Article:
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Lascaux - stars in their eyes?

Lascaux - stars in their eyes?

05 Nov 2013 BY Tim Wells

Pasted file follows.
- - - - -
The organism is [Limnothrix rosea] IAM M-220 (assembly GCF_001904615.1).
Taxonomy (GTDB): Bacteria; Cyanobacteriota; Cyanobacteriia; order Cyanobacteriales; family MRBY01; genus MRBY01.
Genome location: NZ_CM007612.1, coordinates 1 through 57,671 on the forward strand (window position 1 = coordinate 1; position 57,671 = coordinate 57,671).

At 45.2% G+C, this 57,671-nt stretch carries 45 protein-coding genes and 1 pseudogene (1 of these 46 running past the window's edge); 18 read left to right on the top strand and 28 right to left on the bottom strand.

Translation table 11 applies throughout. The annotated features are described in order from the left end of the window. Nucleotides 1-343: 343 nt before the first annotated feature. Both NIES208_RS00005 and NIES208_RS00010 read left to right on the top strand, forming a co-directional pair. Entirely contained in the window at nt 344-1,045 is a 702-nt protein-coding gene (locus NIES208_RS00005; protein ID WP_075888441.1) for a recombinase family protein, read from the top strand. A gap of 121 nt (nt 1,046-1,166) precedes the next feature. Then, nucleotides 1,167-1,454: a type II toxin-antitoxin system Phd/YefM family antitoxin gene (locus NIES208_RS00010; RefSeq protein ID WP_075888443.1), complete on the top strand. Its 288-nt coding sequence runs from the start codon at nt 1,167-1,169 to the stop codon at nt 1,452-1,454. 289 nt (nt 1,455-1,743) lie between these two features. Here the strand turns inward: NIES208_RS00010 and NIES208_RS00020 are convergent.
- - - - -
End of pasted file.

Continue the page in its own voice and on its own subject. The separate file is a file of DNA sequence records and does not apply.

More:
The jewel in the crown in the world of Paleolithic cave painting is the grotte de Lascaux near Montignac-sur-Vézère. The French anthropologist Abbé Henri Breuil called Lascaux the “Sistine Chapel of prehistoric times”. Dated to around 17,000 years ago, the caves were discovered in 1940. Two thousand separate images of prehistoric animals, geometric designs, and one solitary human figure, burst forth from the walls of the caves, often etched into the contours of the rock walls themselves, in glorious earthen hues and alive with movement and a perspective ability not seen again until the 16th century. Some palaeontologists, however, believe that interspersed among the paintings are man’s earliest stellar maps. Near the entrance to the caves is a pattern of dots above the shoulder of a bull that represents the Pleiades, or Seven Sisters. The “Summer Triangle” of stars Altair, Deneb, and Vega appear in the eyes of a bull, a bird, and the mysterious birdman in the “Shaft of the Dead Man”, and a further pattern of dots could represent a lunar calendar. They could be merely hunting tallies, but one would like to think that our ancient ancestors looked to the heavens and wondered at what they saw.

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